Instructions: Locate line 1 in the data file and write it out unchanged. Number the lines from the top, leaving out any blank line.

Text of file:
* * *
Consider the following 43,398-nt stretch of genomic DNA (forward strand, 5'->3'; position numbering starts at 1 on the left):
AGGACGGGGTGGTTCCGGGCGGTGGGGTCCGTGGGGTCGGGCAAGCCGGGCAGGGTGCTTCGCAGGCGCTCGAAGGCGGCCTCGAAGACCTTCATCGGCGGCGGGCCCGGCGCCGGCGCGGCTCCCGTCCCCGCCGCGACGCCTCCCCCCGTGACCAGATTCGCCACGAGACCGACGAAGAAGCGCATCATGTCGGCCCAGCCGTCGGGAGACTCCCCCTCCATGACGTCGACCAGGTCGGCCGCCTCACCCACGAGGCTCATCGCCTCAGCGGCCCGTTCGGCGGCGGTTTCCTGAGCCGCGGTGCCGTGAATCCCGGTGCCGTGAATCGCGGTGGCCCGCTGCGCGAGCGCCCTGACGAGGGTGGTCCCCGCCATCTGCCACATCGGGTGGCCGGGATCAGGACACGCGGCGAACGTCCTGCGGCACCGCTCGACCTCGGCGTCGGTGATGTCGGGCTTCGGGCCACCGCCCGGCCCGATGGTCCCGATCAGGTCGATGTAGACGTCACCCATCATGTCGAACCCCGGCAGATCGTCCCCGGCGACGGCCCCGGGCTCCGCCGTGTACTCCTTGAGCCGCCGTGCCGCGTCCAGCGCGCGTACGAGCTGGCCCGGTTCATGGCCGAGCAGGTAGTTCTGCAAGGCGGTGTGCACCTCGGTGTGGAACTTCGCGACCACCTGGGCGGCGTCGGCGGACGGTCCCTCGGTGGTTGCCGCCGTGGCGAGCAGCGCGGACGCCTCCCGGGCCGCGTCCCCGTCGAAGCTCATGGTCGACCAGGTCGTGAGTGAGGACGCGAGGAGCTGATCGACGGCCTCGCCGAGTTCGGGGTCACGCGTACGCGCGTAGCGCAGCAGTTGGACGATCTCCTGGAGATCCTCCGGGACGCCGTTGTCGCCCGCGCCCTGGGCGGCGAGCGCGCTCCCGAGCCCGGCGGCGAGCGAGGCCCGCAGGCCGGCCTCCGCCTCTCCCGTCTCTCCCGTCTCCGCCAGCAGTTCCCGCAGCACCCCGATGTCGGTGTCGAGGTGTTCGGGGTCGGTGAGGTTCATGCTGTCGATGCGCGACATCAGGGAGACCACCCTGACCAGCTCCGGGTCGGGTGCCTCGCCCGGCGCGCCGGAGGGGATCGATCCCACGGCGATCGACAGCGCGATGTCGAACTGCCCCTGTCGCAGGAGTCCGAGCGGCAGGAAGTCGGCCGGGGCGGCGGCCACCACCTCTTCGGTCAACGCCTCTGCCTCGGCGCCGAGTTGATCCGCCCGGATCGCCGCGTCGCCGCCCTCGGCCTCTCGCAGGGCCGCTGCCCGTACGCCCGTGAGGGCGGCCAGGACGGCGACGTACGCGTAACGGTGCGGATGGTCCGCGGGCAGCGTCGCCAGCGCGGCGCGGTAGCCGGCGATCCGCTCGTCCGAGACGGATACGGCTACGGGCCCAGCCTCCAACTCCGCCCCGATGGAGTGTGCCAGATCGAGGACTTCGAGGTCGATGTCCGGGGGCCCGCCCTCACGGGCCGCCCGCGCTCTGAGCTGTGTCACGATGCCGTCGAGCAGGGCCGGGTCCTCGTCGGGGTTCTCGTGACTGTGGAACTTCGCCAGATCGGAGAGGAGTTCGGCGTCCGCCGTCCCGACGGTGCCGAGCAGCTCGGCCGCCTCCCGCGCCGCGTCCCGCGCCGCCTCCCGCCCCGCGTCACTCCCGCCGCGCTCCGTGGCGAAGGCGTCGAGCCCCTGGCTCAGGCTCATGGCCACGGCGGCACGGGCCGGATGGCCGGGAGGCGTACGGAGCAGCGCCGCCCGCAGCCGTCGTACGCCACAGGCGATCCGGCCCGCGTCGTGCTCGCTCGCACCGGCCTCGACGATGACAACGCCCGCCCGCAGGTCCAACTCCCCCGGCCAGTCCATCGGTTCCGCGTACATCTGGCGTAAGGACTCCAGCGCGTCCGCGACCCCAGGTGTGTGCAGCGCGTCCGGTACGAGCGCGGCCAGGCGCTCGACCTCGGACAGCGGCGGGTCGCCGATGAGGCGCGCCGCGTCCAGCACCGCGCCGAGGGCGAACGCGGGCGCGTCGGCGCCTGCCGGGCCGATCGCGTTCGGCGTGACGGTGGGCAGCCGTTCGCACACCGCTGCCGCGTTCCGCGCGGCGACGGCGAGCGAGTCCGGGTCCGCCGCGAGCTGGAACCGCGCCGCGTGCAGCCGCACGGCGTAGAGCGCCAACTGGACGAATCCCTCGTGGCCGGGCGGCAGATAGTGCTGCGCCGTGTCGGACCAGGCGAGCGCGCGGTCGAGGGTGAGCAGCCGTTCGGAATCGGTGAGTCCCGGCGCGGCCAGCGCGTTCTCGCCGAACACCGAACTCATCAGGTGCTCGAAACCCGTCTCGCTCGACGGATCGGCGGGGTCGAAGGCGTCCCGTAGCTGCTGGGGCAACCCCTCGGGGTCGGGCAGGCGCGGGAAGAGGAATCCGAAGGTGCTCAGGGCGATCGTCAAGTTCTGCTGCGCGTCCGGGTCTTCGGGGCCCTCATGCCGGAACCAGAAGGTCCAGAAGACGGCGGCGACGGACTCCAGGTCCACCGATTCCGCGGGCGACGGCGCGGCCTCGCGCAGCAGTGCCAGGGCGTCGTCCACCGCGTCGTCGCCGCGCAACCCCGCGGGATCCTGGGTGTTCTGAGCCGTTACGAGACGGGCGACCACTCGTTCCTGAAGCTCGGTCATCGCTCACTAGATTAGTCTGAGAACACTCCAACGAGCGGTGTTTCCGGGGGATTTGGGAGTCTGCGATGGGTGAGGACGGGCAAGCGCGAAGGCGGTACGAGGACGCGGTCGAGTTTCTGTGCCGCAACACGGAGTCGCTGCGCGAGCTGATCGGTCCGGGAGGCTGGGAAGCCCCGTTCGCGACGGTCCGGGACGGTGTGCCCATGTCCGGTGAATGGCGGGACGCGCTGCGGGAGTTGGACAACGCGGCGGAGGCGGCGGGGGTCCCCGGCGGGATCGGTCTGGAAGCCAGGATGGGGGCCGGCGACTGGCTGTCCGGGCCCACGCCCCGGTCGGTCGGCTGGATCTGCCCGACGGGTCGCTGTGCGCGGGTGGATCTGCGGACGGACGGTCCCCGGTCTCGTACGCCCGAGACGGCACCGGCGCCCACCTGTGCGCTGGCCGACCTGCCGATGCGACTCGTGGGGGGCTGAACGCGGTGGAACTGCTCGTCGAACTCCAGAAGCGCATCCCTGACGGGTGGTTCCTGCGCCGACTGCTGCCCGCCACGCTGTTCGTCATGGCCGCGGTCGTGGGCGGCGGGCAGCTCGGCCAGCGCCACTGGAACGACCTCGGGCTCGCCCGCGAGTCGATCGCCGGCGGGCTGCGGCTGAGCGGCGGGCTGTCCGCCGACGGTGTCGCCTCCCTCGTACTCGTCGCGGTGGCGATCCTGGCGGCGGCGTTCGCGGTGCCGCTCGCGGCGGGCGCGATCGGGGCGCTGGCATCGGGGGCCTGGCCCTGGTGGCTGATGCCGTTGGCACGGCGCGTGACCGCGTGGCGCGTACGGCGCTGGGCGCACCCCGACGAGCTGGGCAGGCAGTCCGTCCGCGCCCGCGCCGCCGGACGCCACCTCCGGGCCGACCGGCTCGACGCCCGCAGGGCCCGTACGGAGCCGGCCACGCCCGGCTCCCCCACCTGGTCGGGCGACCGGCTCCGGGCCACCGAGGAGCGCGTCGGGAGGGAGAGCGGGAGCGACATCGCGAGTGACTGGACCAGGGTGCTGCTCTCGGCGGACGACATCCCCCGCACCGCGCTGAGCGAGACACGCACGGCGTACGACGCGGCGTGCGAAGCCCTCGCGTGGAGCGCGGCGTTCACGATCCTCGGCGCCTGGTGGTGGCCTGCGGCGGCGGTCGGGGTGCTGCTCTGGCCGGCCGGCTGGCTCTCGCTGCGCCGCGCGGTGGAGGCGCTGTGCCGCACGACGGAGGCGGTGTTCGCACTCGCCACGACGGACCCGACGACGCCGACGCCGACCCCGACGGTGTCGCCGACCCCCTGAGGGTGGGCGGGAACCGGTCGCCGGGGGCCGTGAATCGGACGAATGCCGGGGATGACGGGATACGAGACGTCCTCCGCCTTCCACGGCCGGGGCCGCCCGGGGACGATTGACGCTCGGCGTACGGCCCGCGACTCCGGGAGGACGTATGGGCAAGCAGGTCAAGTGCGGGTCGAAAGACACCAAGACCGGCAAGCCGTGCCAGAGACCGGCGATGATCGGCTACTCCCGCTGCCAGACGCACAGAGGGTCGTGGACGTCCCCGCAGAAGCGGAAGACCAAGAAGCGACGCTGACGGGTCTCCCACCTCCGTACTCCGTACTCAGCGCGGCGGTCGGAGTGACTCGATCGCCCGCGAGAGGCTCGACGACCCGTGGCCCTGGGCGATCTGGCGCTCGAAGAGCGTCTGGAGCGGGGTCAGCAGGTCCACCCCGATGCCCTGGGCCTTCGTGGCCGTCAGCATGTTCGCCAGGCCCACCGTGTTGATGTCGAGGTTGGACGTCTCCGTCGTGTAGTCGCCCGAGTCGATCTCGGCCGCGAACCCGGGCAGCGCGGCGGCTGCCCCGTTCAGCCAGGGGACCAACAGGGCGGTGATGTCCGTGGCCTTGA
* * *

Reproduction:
Consider the following 43,398-nt stretch of genomic DNA (forward strand, 5'->3'; position numbering starts at 1 on the left):